I tried this December not to get too caught up in the holiday buzz online, but since the season’s almost past us as we slide into the new year, I want to have at least one post hold some my thoughts about the idea of giving and generosity during these few weeks. And, well, as belated as it is, I guess this is the one.
Most skills we find useful in our lives are skills that directly benefit each of us individually. From learning how to color inside the lines to getting a doctorate degree, you’re the beneficiary, and that makes sense, because why would you learn something if it weren’t benefiting you in some way?
But there are a few things that we do every day, not to benefit us, but interestingly to (seemingly) make us more vulnerable: giving and trust. Without a basic network of intense trust connecting literally every single person on earth in some way, the world stops functioning. Why is that? Why do we celebrate by making ourselves more vulnerable to each other?
Speaker Simon Sinek gave an inspiring talk on a related idea a few years ago titled, “How Great Leaders Inspire Action.” He suggests that while the mediocre leaders inspire and lead by exercising authority, “great leaders” inspire and lead by standing in the front lines, making themselves as vulnerable as those who follow them. Between great leaders and the people who follow great leaders, there’s not only a sense of inspiration and respect, but a kind of trust that comes from making each other more vulnerable.
One of the most interesting cases he brings up in the talk is a particular company with a lifetime employment policy, meaning if you are hired into the company, you are legally protected from losing your job for performance reasons. That’s a lot of trust the employer places on the workers, but it works, because trust is almost always mutual. It’s difficult to distrust someone who wholly trusts you.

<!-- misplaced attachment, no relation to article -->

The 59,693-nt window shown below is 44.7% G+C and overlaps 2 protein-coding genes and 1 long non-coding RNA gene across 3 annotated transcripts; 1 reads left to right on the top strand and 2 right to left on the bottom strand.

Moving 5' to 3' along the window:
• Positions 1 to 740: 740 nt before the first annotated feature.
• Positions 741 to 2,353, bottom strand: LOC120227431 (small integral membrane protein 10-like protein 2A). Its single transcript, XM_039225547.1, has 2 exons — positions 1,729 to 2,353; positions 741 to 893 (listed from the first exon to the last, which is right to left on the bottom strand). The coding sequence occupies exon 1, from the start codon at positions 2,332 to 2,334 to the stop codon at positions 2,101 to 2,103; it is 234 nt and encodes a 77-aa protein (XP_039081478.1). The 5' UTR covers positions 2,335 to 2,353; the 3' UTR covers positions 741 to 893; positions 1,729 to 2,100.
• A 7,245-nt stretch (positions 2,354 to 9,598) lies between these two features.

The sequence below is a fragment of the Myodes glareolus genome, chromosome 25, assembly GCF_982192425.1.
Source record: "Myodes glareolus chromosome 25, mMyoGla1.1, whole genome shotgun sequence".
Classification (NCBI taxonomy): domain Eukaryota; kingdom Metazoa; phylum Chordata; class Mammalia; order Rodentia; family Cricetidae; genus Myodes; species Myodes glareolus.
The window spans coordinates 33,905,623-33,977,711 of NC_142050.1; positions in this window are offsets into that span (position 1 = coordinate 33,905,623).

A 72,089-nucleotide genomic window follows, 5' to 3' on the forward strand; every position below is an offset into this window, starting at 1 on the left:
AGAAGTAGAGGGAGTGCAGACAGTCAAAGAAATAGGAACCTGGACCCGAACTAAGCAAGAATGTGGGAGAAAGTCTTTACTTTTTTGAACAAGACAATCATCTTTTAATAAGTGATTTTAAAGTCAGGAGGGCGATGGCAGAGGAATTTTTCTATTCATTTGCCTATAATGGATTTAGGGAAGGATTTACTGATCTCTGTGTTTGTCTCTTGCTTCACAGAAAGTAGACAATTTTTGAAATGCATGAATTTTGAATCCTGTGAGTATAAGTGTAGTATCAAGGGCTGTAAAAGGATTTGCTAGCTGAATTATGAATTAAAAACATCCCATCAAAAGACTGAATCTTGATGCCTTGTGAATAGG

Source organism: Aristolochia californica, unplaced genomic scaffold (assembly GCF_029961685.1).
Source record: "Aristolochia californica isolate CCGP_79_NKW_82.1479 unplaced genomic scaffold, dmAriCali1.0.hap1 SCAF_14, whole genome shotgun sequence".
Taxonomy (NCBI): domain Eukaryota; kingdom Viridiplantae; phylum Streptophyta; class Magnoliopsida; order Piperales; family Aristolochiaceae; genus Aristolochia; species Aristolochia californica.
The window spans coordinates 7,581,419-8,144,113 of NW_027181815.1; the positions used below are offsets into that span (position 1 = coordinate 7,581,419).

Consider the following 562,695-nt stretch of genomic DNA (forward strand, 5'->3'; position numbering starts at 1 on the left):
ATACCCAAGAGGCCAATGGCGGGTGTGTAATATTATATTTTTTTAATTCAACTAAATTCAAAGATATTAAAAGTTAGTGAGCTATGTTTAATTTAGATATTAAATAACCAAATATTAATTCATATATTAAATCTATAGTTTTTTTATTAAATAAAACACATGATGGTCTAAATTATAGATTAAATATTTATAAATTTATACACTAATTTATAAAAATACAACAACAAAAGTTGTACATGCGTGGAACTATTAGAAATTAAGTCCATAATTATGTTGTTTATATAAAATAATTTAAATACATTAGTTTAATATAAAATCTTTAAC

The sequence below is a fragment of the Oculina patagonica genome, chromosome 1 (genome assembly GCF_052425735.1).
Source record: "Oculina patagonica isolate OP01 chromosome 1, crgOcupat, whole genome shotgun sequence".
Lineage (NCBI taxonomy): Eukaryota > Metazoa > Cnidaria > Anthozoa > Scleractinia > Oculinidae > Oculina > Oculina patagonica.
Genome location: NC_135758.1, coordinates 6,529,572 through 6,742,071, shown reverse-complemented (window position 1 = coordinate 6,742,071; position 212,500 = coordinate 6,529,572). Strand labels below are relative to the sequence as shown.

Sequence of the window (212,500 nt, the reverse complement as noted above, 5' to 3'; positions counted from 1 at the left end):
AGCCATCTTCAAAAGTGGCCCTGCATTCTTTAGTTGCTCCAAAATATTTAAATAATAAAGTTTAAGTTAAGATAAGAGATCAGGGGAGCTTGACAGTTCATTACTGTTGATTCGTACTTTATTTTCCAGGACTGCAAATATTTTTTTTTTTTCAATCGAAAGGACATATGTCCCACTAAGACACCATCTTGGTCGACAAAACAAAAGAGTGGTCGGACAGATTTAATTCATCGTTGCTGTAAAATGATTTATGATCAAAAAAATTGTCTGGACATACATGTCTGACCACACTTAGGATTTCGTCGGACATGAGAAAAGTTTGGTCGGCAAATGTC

I think there are largely two kinds of relationships between people. The first kind is the more common one, where the relationship is a balance between respect and mutual benefit, existing on the belief that there’s some benefit to everyone involved that comes from the relationship. But compared to the one Sinek talks about, this kind of a relationship is fragile, because it depends on the assumption that the people involved will gain something from the relationship, whether social status, money, connections, or information. It’s the relationship between you and your lawyer, the one between you and your teacher, the one between you and your doctor.
The second kind of relationship is, like diamonds, rarer and stronger. A relationship built on trust, on the mutual sharing of vulnerability, if you will, isn’t dependent on anyone gaining anything from it; it’s dependent on the safety and protection that others offer us when we trust them and they offer the same to us. The strength of a relationship built on vulnerability isn’t up to what benefits they can offer us or what we offer them; it’s up to factors we can control: how much we trust each other.
The Elixir of Life is a mythical potion that supposedly offers the drinker immortality; the ultimate protection. But sorry to break it to you, you’ve got a very slim chance at living forever. So instead, let me offer you something of a close second, what I’d call the Elixir of Mortality, of vulnerability. The Elixir of Mortality, when taken alone, makes you more vulnerable. You’re more likely to get hurt, and you’re more likely to lash out to others because of the way they treat you. But taken with other people, it strengthens everyone. It makes you bolder and more confident at looking out into the future and back into your past, because you know you have the trust of others. And by losing the facade of perfection and independence, we get something worth its while. What’s that?
Well, I guess that’s up to you to find out. Take the potion.
If you enjoyed this piece, you might also enjoy my next post, A look back.
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